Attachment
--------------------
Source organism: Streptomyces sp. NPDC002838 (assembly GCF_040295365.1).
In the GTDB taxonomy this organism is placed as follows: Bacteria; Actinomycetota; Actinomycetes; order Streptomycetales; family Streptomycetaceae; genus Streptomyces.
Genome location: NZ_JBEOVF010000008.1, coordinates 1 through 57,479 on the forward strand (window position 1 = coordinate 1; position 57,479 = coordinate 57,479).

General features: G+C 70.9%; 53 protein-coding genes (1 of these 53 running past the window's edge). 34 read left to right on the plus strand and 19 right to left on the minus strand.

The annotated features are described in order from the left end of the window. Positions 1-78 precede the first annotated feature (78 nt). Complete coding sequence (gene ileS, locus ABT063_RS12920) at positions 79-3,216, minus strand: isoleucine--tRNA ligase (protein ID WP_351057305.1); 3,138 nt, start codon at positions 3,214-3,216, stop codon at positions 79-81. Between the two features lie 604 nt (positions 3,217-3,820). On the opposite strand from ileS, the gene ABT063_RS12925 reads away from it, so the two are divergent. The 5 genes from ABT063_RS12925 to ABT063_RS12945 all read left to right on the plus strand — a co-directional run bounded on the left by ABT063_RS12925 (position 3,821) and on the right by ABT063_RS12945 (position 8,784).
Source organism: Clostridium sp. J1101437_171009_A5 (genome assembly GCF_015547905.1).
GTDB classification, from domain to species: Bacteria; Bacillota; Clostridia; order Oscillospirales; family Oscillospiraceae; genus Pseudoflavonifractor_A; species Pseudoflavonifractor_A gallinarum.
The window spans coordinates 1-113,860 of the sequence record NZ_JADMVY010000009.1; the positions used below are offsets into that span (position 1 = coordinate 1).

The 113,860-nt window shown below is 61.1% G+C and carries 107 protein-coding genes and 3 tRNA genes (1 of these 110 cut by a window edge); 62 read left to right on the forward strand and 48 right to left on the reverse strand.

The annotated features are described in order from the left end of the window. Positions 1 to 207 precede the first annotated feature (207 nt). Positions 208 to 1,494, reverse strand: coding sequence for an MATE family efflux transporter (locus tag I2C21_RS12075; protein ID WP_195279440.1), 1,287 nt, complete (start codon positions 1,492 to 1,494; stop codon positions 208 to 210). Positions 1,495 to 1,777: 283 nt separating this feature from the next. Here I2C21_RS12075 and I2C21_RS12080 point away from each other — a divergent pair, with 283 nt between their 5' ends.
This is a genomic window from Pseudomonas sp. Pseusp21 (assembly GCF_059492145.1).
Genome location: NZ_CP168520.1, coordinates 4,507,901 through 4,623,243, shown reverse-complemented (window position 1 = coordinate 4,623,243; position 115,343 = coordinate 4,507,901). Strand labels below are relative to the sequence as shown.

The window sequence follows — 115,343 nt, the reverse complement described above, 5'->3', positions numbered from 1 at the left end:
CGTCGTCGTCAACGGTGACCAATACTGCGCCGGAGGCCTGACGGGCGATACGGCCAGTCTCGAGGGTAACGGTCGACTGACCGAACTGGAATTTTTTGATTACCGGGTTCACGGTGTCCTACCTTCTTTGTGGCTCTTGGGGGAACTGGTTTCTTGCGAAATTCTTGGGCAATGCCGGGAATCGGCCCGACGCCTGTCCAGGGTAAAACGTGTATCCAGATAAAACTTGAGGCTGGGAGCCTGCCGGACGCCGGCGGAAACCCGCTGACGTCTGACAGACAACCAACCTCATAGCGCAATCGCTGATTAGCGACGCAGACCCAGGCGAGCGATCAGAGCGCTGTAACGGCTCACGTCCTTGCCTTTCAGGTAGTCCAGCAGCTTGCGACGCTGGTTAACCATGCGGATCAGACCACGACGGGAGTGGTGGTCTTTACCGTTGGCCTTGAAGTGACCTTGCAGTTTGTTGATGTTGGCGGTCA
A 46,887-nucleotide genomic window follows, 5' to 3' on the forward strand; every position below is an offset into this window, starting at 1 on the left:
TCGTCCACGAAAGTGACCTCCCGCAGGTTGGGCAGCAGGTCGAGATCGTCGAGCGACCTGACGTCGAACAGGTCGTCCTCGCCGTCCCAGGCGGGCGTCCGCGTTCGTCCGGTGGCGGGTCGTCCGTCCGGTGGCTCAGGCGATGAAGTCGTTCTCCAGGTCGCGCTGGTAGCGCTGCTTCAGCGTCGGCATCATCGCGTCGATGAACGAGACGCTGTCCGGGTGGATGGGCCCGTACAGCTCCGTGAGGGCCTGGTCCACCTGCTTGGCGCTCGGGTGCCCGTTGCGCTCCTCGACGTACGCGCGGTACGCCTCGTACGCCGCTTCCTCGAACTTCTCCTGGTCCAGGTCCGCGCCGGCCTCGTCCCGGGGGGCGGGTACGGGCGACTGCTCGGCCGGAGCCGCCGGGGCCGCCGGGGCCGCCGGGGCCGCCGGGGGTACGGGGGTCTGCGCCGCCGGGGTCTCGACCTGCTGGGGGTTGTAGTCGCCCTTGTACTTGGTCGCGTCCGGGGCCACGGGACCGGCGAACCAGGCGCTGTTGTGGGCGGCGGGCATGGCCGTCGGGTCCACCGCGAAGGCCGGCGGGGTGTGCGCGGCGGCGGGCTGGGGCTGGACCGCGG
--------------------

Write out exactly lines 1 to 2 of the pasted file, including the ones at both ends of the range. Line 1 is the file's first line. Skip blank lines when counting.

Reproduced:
Source organism: Streptomyces sp. NPDC002838 (assembly GCF_040295365.1).
In the GTDB taxonomy this organism is placed as follows: Bacteria; Actinomycetota; Actinomycetes; order Streptomycetales; family Streptomycetaceae; genus Streptomyces.